The Brock Turner case put campus sexual assault in the headlines. Alaleh Kianerci J.D. ’07 let its victims be heard.
Alaleh Kianerci calls the Brock Turner case a perfect storm: a white, privileged student-athlete accused of sexually assaulting an unconscious woman behind a dumpster. There was little question as to guilt, in a traditional sense. Turner, then a swimmer at Stanford, was caught in the act. He ran and was tackled. The question was how far the American judicial system had come in addressing its issues with sexual assault. Kianerci, the deputy district attorney assigned to the case, thought it would bring privilege, consent, and rape into the spotlight. But even she couldn’t have predicted the media storm that followed Turner’s conviction and surprisingly lenient six-month sentence.
“It was such an important case for a lot of different reasons,” Kianerci says. “With the sentencing, it’s just taken a whole new life force—but for good.”
When Kianerci saw the letter, she knew others needed to read it as well. In addition to submitting the letter to the probation officer, Kianerci posted it on the Santa Clara County District Attorney’s website. BuzzFeed republished it. CNN’s Ashleigh Banfield read it on the air. Within days it reached millions. Letters of support poured in.
“There are victims of sexual assault daily, and there are victims who write eloquent impact statements,” Kianerci says. “This one was just different.”
Turner was sentenced in June and released after serving three months. The judge in the case, Aaron Persky, became the target of a high-profile recall campaign.
Months later, remnants of the trial lingered in Kianerci’s office in Palo Alto. On the shelf were boxes of documents with Turner’s mug shot. Behind her chair was another box with Turner’s face, this one with letters of support for the victim. When we spoke in October, Law & Order: Special Victims Unit was preparing to air an episode with a story similar to the Turner case.
“As much as it’s died down since the sentencing, there are constantly things that bring it back into the realm of popular culture, which I think is a good thing,” Kianerci says.
Finding a Connection
During the trial and after sentencing, Kianerci became the de facto voice for Doe, appearing on local and national news outlets. “I was really protective of her,” Kianerci says.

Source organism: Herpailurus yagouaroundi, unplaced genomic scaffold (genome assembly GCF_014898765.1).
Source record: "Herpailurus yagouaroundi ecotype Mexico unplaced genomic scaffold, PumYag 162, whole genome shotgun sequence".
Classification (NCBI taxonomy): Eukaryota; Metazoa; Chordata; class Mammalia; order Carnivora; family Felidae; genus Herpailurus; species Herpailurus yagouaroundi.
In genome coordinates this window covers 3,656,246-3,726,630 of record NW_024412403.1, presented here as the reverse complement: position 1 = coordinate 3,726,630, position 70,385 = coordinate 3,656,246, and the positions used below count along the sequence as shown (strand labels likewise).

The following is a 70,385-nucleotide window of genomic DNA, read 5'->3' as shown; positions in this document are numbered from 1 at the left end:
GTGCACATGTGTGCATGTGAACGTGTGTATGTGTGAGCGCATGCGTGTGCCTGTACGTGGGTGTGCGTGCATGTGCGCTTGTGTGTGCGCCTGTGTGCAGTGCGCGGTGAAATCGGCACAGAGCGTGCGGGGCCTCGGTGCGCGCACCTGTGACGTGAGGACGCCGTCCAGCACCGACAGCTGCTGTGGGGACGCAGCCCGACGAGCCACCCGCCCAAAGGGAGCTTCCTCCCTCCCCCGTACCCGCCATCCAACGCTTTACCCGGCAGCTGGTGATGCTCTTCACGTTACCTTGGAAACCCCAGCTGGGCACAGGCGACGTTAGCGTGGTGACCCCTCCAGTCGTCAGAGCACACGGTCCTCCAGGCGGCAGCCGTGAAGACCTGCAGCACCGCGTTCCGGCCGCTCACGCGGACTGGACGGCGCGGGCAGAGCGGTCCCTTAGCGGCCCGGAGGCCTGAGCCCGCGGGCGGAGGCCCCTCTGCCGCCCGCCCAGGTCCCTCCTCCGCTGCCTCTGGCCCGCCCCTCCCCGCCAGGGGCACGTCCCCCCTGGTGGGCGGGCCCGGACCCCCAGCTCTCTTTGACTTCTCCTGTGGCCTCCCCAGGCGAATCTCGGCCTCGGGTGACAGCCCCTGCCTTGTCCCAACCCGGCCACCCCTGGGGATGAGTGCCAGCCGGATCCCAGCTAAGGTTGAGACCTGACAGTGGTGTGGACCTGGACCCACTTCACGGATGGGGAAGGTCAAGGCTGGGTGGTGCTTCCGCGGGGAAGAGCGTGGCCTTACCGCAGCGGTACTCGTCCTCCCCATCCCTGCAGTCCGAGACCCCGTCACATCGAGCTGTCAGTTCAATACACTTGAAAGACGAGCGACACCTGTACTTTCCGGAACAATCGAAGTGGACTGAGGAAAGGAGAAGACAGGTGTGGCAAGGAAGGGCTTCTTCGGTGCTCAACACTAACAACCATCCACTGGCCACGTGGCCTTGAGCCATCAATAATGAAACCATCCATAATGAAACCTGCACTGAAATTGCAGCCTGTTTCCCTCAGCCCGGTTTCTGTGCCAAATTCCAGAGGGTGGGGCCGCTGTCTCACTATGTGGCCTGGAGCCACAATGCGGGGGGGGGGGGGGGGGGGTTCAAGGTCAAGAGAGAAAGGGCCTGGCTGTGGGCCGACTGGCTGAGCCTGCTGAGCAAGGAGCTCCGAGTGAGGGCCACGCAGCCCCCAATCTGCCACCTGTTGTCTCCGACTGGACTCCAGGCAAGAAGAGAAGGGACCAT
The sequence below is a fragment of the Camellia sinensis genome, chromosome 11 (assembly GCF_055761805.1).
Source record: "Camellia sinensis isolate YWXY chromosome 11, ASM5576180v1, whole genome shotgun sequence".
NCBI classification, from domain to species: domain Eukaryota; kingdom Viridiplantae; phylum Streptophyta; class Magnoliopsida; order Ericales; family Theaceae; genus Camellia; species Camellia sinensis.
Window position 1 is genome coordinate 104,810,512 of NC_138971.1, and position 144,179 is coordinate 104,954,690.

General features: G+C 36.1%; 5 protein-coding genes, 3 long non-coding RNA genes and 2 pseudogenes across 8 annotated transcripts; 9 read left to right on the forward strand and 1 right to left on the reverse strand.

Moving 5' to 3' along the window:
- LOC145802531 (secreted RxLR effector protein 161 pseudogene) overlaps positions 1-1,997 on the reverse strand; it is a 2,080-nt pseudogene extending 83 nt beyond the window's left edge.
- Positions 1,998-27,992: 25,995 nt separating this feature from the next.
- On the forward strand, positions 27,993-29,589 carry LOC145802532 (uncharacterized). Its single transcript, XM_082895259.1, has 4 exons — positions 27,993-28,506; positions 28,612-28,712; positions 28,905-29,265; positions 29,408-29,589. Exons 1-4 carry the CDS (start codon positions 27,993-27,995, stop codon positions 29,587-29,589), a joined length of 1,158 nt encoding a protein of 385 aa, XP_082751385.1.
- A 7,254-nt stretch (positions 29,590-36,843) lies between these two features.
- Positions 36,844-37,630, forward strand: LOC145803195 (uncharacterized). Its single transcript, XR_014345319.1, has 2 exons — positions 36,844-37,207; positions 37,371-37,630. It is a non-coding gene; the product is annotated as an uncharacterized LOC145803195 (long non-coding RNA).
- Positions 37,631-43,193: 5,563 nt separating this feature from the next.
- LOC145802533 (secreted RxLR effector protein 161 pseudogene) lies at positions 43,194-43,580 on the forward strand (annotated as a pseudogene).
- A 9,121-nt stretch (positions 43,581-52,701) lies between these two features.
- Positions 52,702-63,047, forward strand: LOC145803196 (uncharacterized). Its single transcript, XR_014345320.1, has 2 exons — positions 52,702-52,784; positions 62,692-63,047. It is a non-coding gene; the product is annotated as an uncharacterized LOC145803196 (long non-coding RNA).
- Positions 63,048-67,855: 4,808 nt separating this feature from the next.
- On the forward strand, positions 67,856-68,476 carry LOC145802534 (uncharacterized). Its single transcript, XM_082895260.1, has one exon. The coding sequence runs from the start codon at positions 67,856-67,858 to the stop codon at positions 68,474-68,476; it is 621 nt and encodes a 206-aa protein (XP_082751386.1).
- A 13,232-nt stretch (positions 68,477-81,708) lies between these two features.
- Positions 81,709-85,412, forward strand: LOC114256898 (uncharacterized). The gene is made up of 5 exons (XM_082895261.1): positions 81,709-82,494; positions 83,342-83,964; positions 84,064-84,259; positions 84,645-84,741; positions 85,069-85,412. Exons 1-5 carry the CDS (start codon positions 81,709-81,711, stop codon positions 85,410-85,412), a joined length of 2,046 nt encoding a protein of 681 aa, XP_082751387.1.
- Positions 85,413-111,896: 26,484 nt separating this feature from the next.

Kianerci points to one part of the trial that troubles her. Kim Fromme, a clinical psychology professor at the University of Texas at Austin, is an expert witness who testified on behalf of Turner. Fromme conducted research that she believes shows intoxicated people aren’t consent-impaired but memory impaired. It was an unfortunate reminder of the obstacles victims face when they attempt to bring their attackers to justice. “She’s an educator,” Kianerci says of Fromme. “She was a professor at a university that has young adults who are greatly affected by these types of cases.”
A daughter of Iranian immigrants (her first name, Alaleh, means “tulip” in Farsi), Kianerci grew up in Santa Cruz. Her parents own a restaurant in San Jose, where she managed the bar her first semester at SCU law. She has a skill for connecting with people and witnesses.
“It made it easier to stay here as late as I could to make sure that when I cross-examined [Fromme], it really poked holes in her testimony,” Kianerci says. “If I wasn’t able to do that, the outcome could’ve been different.”
Bringing Real Change
As for Turner’s light sentence, Kianerci doesn’t blame the judge exclusively. He was acting within the law. “There are many judges in the state of California that would’ve done the same thing,” she says.
Kianerci and Santa Clara District Attorney Jeff Rosen used public support as an opportunity to make long-term change. Two weeks after the trial, they testified in a legislative hearing for California AB-2888, a bill that closed a loophole allowing perpetrators who assaulted unconscious victims to avoid jail time. The bill passed unanimously. Gov. Jerry Brown ’59 issued a signing statement along with the law, and that letter explaining the rationale behind the law now hangs in Kianerci’s office. Legislation that makes jail time mandatory can be problematic, as it often disproportionately affects people of color. In fact, in his letter, Brown mentions his general opposition to mandatory minimum sentences. Kianerci says that isn’t the case here.
“I believe this is going to bring parity in the special treatment non-minorities [get],” Kianerci says. She likens the bill to what Mothers Against Drunk Driving has done for DUI laws. “Hopefully this case will have the same impact.”
Matt Morgan is assistant editor of Santa Clara Magazine.